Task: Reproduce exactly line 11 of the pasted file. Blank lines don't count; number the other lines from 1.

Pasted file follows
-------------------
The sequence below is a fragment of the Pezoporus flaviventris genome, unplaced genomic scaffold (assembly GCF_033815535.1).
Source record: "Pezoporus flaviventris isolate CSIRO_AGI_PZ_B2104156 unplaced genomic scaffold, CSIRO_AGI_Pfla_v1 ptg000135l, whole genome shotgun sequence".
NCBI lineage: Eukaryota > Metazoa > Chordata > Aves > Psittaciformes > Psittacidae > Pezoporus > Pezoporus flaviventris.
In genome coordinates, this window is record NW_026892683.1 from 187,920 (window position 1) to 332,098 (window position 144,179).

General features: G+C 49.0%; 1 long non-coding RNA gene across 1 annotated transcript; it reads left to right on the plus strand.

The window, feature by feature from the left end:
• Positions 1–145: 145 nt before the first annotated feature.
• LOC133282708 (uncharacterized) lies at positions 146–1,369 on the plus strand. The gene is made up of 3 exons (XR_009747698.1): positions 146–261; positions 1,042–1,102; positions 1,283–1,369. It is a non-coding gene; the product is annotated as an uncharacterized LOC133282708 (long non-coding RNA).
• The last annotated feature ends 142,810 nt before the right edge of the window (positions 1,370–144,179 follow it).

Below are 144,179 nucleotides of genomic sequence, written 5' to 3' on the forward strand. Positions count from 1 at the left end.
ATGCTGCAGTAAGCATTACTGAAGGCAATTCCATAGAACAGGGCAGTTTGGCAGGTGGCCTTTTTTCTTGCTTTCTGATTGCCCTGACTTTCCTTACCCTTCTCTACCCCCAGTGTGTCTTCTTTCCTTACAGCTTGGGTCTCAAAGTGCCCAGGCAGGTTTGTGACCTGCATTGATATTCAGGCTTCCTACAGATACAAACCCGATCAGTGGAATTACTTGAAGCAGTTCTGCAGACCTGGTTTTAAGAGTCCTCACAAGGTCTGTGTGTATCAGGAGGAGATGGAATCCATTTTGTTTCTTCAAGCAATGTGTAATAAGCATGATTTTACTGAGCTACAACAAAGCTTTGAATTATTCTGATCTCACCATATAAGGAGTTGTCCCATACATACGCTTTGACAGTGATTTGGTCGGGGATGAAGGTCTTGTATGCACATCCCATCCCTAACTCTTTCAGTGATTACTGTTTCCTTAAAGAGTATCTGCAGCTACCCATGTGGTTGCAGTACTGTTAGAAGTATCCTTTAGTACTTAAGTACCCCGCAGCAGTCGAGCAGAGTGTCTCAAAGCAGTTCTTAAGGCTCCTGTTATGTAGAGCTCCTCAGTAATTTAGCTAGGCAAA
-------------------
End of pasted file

ATGCTGCAGTAAGCATTACTGAAGGCAATTCCATAGAACAGGGCAGTTTGGCAGGTGGCCTTTTTTCTTGCTTTCTGATTGCCCTGACTTTCCTTACCCTTCTCTACCCCCAGTGTGTCTTCTTTCCTTACAGCTTGGGTCTCAAAGTGCCCAGGCAGGTTTGTGACCTGCATTGATATTCAGGCTTCCTACAGATACAAACCCGATCAGTGGAATTACTTGAAGCAGTTCTGCAGACCTGGTTTTAAGAGTCCTCACAAGGTCTGTGTGTATCAGGAGGAGATGGAATCCATTTTGTTTCTTCAAGCAATGTGTAATAAGCATGATTTTACTGAGCTACAACAAAGCTTTGAATTATTCTGATCTCACCATATAAGGAGTTGTCCCATACATACGCTTTGACAGTGATTTGGTCGGGGATGAAGGTCTTGTATGCACATCCCATCCCTAACTCTTTCAGTGATTACTGTTTCCTTAAAGAGTATCTGCAGCTACCCATGTGGTTGCAGTACTGTTAGAAGTATCCTTTAGTACTTAAGTACCCCGCAGCAGTCGAGCAGAGTGTCTCAAAGCAGTTCTTAAGGCTCCTGTTATGTAGAGCTCCTCAGTAATTTAGCTAGGCAAA